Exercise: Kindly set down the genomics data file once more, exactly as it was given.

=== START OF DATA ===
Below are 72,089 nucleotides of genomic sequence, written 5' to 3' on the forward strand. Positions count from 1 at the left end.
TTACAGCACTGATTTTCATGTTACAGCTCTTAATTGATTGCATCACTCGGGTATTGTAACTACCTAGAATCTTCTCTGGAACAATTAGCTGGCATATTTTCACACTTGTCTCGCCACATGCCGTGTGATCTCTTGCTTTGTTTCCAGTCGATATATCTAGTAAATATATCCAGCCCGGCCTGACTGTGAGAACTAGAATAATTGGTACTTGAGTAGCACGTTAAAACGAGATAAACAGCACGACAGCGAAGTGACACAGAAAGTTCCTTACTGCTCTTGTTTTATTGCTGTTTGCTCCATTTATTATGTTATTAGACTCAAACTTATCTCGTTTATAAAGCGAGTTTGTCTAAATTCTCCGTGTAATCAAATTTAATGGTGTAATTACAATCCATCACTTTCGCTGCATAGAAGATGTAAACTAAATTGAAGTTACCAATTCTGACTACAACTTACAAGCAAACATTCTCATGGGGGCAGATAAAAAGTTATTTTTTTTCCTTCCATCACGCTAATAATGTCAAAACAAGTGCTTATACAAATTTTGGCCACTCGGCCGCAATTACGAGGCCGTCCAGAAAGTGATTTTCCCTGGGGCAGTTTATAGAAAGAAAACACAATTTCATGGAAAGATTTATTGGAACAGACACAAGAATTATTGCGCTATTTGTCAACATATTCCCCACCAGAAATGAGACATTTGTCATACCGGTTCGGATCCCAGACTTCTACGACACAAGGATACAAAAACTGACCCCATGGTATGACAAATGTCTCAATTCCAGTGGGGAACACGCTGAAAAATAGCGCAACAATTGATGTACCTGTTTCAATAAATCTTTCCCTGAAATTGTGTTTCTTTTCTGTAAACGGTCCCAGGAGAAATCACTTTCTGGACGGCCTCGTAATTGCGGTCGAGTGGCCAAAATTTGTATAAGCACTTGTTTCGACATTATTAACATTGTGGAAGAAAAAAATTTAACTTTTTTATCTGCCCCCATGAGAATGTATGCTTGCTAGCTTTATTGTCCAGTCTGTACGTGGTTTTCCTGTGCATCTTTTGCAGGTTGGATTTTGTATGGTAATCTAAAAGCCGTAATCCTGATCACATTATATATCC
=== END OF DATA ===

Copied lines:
Below are 72,089 nucleotides of genomic sequence, written 5' to 3' on the forward strand. Positions count from 1 at the left end.
TTACAGCACTGATTTTCATGTTACAGCTCTTAATTGATTGCATCACTCGGGTATTGTAACTACCTAGAATCTTCTCTGGAACAATTAGCTGGCATATTTTCACACTTGTCTCGCCACATGCCGTGTGATCTCTTGCTTTGTTTCCAGTCGATATATCTAGTAAATATATCCAGCCCGGCCTGACTGTGAGAACTAGAATAATTGGTACTTGAGTAGCACGTTAAAACGAGATAAACAGCACGACAGCGAAGTGACACAGAAAGTTCCTTACTGCTCTTGTTTTATTGCTGTTTGCTCCATTTATTATGTTATTAGACTCAAACTTATCTCGTTTATAAAGCGAGTTTGTCTAAATTCTCCGTGTAATCAAATTTAATGGTGTAATTACAATCCATCACTTTCGCTGCATAGAAGATGTAAACTAAATTGAAGTTACCAATTCTGACTACAACTTACAAGCAAACATTCTCATGGGGGCAGATAAAAAGTTATTTTTTTTCCTTCCATCACGCTAATAATGTCAAAACAAGTGCTTATACAAATTTTGGCCACTCGGCCGCAATTACGAGGCCGTCCAGAAAGTGATTTTCCCTGGGGCAGTTTATAGAAAGAAAACACAATTTCATGGAAAGATTTATTGGAACAGACACAAGAATTATTGCGCTATTTGTCAACATATTCCCCACCAGAAATGAGACATTTGTCATACCGGTTCGGATCCCAGACTTCTACGACACAAGGATACAAAAACTGACCCCATGGTATGACAAATGTCTCAATTCCAGTGGGGAACACGCTGAAAAATAGCGCAACAATTGATGTACCTGTTTCAATAAATCTTTCCCTGAAATTGTGTTTCTTTTCTGTAAACGGTCCCAGGAGAAATCACTTTCTGGACGGCCTCGTAATTGCGGTCGAGTGGCCAAAATTTGTATAAGCACTTGTTTCGACATTATTAACATTGTGGAAGAAAAAAATTTAACTTTTTTATCTGCCCCCATGAGAATGTATGCTTGCTAGCTTTATTGTCCAGTCTGTACGTGGTTTTCCTGTGCATCTTTTGCAGGTTGGATTTTGTATGGTAATCTAAAAGCCGTAATCCTGATCACATTATATATCC